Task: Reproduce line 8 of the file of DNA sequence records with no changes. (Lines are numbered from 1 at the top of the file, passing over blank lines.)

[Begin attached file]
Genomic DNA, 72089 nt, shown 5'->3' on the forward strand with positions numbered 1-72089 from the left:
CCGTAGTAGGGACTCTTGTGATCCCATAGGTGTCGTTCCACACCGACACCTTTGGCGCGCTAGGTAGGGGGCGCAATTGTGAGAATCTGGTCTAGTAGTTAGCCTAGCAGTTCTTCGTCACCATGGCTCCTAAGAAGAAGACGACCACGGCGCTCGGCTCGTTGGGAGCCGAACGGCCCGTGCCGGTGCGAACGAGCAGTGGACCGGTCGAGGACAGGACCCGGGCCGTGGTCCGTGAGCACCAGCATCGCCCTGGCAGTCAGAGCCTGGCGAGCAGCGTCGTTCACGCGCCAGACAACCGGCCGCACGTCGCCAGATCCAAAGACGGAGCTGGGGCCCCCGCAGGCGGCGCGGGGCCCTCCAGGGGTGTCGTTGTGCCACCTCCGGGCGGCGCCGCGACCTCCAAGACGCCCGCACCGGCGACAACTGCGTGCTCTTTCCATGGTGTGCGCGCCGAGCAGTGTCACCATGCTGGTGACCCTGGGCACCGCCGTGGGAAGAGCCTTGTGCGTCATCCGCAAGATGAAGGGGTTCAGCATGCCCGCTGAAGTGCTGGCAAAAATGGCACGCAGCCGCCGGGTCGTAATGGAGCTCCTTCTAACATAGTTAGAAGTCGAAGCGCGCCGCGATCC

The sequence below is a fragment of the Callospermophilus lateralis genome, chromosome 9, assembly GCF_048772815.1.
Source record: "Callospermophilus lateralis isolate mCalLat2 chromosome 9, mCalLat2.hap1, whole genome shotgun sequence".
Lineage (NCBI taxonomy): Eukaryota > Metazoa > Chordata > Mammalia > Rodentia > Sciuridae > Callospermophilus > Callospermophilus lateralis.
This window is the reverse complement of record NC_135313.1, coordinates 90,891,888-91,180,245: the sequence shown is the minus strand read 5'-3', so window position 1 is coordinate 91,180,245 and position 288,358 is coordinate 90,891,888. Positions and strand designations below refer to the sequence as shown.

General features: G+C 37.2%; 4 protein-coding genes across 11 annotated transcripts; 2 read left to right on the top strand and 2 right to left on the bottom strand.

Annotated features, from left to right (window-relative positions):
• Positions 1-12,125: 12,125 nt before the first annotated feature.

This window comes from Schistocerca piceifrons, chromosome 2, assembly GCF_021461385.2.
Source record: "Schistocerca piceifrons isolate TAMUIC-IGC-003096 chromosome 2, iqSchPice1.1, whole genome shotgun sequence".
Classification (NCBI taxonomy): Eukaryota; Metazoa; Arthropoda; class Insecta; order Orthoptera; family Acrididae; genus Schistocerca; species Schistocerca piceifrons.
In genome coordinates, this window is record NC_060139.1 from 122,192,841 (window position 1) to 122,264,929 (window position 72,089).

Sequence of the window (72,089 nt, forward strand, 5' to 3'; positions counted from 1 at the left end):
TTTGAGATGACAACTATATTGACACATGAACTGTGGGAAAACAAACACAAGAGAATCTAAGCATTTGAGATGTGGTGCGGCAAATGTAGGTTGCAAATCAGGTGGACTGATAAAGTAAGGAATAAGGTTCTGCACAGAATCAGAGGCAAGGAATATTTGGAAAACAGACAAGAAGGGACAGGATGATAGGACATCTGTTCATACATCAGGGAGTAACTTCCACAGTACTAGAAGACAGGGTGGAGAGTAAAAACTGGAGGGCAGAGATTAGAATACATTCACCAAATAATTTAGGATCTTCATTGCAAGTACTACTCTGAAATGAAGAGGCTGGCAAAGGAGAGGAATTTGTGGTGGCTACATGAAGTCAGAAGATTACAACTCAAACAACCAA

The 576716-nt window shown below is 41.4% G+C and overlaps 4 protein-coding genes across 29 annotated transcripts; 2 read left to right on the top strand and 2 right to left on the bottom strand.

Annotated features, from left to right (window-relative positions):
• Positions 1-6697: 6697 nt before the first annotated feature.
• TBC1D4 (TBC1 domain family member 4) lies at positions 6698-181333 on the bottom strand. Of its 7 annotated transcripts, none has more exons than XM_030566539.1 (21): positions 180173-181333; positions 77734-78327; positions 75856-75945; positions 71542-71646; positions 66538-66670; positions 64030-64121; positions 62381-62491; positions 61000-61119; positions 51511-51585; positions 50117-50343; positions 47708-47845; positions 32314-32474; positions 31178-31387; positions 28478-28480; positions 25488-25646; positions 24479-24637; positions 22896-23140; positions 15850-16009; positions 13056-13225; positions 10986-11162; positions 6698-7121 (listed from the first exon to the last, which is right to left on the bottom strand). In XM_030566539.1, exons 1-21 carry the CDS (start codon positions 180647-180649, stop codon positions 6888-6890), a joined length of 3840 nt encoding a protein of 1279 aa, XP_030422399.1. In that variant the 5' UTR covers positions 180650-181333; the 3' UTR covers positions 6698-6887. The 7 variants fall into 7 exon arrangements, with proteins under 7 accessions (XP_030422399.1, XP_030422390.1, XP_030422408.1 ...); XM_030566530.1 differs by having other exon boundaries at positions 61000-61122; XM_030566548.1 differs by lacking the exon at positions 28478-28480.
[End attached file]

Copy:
Annotated features, from left to right (window-relative positions):